Paradise with neighbours
Issue 65 February 2010
I recently attended the funeral of my 85-year old neighbour. Eileen was a widow. Her husband had died 16 years ago. She never had any children and lived alone with an aged rescue dog called Jackie. She would not answer the door if you rang her bell, and guarded her independence fiercely. She did not have visitors and was not easy to help. If you offered to do her shopping, she would refuse. “The walking keeps me alive,” she would tell you. She would occasionally come to ask for help, and we would do what we could.
At one point, there was a particularly difficult family who had rented the house in-between Eileen’s house and mine. The husband was afraid of the dog and he went to kick it. Eileen saw this as a wicked thing, and for her he was kicking her only companion. One day she was out in the street shouting, “Terrorists!” The police were called and I stepped in to calm things down. The family were from Somalia, and I must confess to being very angry with them. Eileen’s age demanded that they should have respected her needs. As Muslims, I felt they should have taken from the Qur’an which reminds everyone, “Serve God, and join not any partners with Him; and do good - to parents, kinsfolk, orphans, those in need, neighbours who are near, neighbours who are strangers, the companion by your side, the wayfarer you meet, and what your right hands possess.” (4:36)
Some would call Eileen cantankerous, yet I liked her. One day we stopped to talk on the street, and she looked at me. “I like you,” she said, surprised. I don’t think she liked many people. She liked our children too, and would always come with a gift at Christmas, a box of chocolates and a pound or two for each of the children. We would have presents ready for her and Jackie waiting by our front door.
The past few months of her life had been hard as she was in and out of hospital. I too had been ill – in and out of hospital – and did not see her much. And then, one evening, I saw that her house was boarded up. It took numerous phone calls to hospitals and police to eventually find out that she had died.
Ever since her death I can’t quite still myself. I feel like I did not do enough for her in her life or at her death. I can find my excuses – a busy life, working full time, bringing up three young children, she was difficult, etc. etc. But I feel particularly uneasy inside that I did not visit her in hospital when she was ill. And I am reminded of the Hadith Qudsi, “’O son of Adam, I fell ill and you visited Me not.’ He will say: ‘O Lord, and how should I visit You when You are the Lord of the worlds?’ He will say, ‘Did you not know that My servant so-and-so had fallen ill and you visited him not? Did you not know that had you visited him you would have found Me with him?’” I missed seeing Eileen, and I missed that opportunity to find God. I know in my heart I could have done more, and now the chance to help her is just not there anymore.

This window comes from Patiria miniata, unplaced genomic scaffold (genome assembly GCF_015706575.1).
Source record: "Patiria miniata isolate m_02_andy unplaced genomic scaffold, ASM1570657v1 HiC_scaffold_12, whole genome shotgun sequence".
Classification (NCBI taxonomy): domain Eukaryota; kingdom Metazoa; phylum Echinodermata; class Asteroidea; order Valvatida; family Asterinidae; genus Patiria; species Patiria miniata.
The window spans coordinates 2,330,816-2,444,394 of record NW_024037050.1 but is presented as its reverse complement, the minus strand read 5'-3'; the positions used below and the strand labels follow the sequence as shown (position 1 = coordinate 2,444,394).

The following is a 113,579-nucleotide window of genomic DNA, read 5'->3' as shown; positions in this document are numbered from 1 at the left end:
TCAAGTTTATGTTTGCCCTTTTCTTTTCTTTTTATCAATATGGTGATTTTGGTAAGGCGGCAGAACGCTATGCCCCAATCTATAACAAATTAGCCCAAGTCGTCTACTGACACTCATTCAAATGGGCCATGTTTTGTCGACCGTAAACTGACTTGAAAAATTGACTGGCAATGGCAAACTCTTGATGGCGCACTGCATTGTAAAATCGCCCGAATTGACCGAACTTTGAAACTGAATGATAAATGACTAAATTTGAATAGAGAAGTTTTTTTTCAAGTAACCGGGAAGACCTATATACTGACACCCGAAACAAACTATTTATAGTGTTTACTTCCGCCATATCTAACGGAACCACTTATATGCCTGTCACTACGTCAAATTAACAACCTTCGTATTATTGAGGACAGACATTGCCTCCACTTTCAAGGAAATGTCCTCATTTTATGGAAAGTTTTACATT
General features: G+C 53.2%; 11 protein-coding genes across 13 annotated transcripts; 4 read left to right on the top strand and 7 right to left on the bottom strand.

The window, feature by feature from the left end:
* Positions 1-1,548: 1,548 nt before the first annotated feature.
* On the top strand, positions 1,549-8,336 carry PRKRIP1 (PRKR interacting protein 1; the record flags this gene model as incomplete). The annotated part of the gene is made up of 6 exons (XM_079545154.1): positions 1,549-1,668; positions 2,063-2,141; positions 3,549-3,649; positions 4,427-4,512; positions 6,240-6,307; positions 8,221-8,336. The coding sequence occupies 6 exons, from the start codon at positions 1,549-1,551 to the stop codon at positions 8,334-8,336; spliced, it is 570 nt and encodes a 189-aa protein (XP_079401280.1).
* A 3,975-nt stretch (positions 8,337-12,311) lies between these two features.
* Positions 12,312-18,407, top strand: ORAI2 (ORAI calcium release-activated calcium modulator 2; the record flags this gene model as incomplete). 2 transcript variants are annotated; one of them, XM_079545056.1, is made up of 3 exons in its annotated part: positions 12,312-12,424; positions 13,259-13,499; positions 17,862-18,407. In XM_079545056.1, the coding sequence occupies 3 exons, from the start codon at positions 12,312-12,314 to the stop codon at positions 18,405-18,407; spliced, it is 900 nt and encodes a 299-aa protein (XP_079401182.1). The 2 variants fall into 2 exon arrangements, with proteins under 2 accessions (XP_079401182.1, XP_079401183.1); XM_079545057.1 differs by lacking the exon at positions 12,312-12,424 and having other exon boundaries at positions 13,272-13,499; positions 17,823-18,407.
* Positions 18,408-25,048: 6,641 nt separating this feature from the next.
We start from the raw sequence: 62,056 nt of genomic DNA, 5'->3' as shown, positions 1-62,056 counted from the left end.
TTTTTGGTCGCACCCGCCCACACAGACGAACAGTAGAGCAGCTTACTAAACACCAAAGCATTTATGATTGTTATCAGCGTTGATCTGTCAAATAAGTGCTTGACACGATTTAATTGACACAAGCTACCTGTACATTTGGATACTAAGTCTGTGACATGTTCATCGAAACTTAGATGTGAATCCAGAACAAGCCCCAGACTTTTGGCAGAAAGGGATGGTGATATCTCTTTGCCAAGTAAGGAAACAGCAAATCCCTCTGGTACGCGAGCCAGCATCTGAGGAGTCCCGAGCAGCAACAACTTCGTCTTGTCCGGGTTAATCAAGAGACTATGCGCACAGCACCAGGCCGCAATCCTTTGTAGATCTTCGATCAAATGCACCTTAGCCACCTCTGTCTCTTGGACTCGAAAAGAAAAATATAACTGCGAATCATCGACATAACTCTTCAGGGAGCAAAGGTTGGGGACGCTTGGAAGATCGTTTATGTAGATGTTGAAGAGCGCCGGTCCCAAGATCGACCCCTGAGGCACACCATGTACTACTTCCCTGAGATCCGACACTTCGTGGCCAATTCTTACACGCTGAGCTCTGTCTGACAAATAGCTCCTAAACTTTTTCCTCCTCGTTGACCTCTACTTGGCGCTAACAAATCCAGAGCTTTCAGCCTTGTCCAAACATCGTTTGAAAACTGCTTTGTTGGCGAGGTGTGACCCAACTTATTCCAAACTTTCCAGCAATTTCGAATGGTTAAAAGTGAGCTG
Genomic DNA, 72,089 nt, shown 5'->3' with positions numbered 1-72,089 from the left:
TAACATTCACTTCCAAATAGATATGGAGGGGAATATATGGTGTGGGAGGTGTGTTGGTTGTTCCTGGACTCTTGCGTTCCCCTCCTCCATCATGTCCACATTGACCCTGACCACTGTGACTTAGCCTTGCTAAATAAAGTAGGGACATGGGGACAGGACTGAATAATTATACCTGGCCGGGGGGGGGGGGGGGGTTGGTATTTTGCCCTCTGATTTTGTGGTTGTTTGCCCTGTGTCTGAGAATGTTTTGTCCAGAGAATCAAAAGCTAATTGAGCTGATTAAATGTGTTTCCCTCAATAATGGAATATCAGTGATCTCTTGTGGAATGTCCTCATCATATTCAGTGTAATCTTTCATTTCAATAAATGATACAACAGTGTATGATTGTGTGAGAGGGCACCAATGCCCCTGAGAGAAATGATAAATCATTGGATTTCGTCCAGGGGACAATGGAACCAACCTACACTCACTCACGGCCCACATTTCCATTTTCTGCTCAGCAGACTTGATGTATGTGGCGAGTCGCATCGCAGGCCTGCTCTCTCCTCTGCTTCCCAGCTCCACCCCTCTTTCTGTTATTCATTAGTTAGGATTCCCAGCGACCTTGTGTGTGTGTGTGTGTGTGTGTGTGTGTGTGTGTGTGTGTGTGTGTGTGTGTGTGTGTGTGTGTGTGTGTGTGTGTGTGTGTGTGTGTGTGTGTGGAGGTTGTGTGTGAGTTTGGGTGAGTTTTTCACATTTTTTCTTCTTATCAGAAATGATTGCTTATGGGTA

And I wonder how many more old people are out there like Eileen. They are hard to help and they turn you away, but they need our help. They can be grumpy and miserable, but they need company. They are fiercely independent, but they are not quite strong enough anymore to be so independent. We read horror stories of elderly people lying dead for months, even years.
It’s easy to say, “She’s not my relative; not my responsibility.” But they are our neighbours. The Qur’an and Prophet Muhammad’s teachings constantly remind us of our duty of care to the neighbour. Indeed, every religious text I can think of tells us to love our neighbour as ourselves. Even legal concepts, like the duty of care, have been derived from the idea of the neighbour.
For Muslims, the breakdown of the family has not yet extensively hit the communities. I can think of very few Muslim elderly living alone or in care homes. That is not to say it will not happen though, and if we imagine we are the future elderly and lonely neighbour, how would we like to be treated?
Our elderly neighbours can present for us a pathway to paradise. If we can extend human kindness to them, we will not only provide them with the dignity they deserve, but will grant ourselves an increase in our own humanity. We can’t just leave the care of the elderly to social services, though they too have a role to play. As individuals we have to decide what type of society we want to live in, and then take the responsibility to create it.